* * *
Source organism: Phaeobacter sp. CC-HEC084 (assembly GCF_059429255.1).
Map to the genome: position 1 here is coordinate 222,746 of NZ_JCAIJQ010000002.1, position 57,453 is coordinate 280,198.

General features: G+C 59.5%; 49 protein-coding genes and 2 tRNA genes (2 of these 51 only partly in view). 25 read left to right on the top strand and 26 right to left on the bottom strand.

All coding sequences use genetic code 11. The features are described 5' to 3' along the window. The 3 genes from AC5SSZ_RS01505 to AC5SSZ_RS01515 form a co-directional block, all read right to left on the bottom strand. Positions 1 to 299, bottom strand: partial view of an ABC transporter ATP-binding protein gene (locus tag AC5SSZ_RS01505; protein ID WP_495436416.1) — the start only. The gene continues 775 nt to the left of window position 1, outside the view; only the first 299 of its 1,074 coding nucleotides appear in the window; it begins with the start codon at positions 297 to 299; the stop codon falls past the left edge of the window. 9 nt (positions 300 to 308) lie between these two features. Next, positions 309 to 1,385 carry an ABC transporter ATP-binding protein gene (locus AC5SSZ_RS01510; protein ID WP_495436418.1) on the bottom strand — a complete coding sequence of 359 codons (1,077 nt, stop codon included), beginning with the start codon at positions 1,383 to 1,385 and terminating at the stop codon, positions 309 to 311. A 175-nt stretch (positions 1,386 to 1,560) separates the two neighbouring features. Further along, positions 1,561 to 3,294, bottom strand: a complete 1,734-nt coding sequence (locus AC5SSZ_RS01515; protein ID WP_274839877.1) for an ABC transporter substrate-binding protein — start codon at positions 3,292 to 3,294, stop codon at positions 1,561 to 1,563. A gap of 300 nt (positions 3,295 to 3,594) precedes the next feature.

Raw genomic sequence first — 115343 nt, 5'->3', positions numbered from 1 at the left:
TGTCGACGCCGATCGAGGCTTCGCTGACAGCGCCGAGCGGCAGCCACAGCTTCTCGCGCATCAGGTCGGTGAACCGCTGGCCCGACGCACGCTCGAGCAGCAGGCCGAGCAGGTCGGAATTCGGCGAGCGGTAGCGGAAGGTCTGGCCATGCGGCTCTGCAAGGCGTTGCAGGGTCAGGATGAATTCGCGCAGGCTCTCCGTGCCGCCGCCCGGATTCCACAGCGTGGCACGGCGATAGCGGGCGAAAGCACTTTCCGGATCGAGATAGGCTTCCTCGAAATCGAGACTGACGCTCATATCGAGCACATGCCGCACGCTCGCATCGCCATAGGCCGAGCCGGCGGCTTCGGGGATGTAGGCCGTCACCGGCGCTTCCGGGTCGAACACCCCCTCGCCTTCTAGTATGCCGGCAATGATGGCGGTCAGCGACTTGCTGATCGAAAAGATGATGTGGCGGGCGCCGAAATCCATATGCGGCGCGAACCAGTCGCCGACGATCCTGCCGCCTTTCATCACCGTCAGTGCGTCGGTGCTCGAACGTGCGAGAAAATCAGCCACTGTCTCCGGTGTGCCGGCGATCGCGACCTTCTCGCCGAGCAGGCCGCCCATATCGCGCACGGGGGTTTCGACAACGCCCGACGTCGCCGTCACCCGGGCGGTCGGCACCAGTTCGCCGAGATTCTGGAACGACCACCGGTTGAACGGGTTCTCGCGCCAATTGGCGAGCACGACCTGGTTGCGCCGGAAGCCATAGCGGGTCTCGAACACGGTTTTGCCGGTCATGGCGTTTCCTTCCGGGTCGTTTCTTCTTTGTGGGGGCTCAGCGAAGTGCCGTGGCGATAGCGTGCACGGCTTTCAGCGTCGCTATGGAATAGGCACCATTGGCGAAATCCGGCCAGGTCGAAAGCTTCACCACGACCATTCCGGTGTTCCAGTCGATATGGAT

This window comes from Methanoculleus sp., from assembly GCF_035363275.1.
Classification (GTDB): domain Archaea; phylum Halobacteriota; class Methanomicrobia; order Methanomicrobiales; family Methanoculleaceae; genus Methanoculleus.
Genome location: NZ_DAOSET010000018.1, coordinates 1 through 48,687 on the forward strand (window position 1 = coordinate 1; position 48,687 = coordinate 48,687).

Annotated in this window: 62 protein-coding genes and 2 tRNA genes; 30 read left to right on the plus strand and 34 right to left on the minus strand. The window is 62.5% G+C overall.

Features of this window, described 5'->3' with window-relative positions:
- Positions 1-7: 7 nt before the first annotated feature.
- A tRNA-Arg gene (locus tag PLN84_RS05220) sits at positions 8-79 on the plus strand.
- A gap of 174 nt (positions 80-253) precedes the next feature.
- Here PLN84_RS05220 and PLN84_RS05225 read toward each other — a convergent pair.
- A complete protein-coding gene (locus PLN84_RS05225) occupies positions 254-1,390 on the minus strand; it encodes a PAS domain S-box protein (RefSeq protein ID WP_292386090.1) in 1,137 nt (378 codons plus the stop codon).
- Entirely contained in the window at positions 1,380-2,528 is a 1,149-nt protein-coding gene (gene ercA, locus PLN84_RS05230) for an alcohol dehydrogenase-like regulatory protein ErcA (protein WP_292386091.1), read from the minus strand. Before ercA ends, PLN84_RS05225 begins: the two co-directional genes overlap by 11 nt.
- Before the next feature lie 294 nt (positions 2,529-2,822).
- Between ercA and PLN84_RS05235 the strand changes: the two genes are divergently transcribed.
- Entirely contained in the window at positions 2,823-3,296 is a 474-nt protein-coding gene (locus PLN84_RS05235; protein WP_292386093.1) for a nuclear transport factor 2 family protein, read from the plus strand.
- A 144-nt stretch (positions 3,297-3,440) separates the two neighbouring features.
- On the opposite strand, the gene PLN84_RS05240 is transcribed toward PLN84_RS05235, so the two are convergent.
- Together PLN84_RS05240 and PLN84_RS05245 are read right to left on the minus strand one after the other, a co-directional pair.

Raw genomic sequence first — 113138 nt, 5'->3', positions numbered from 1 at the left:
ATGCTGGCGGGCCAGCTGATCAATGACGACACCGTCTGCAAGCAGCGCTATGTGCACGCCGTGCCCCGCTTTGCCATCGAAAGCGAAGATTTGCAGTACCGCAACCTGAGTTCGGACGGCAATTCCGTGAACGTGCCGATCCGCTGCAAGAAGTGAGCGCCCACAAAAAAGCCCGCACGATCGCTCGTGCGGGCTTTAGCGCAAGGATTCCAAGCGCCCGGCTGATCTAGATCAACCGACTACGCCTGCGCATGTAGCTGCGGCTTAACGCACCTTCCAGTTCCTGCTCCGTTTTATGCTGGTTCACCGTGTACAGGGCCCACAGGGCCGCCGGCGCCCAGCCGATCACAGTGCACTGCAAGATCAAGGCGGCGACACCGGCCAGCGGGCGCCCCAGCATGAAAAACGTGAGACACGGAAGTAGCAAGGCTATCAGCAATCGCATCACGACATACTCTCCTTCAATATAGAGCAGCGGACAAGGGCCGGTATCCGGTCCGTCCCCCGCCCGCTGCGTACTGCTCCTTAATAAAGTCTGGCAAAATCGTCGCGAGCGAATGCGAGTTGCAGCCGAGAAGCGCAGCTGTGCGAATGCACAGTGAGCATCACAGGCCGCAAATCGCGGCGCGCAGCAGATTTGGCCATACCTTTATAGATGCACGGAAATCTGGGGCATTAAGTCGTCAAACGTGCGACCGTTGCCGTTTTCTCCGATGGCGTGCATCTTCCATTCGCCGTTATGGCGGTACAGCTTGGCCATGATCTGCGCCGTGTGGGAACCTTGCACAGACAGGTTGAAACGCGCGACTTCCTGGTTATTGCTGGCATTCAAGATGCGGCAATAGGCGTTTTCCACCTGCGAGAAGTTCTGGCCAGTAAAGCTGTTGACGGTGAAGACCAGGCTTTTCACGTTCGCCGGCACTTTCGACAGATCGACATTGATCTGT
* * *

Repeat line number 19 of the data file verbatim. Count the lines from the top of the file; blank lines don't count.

- Between ercA and PLN84_RS05235 the strand changes: the two genes are divergently transcribed.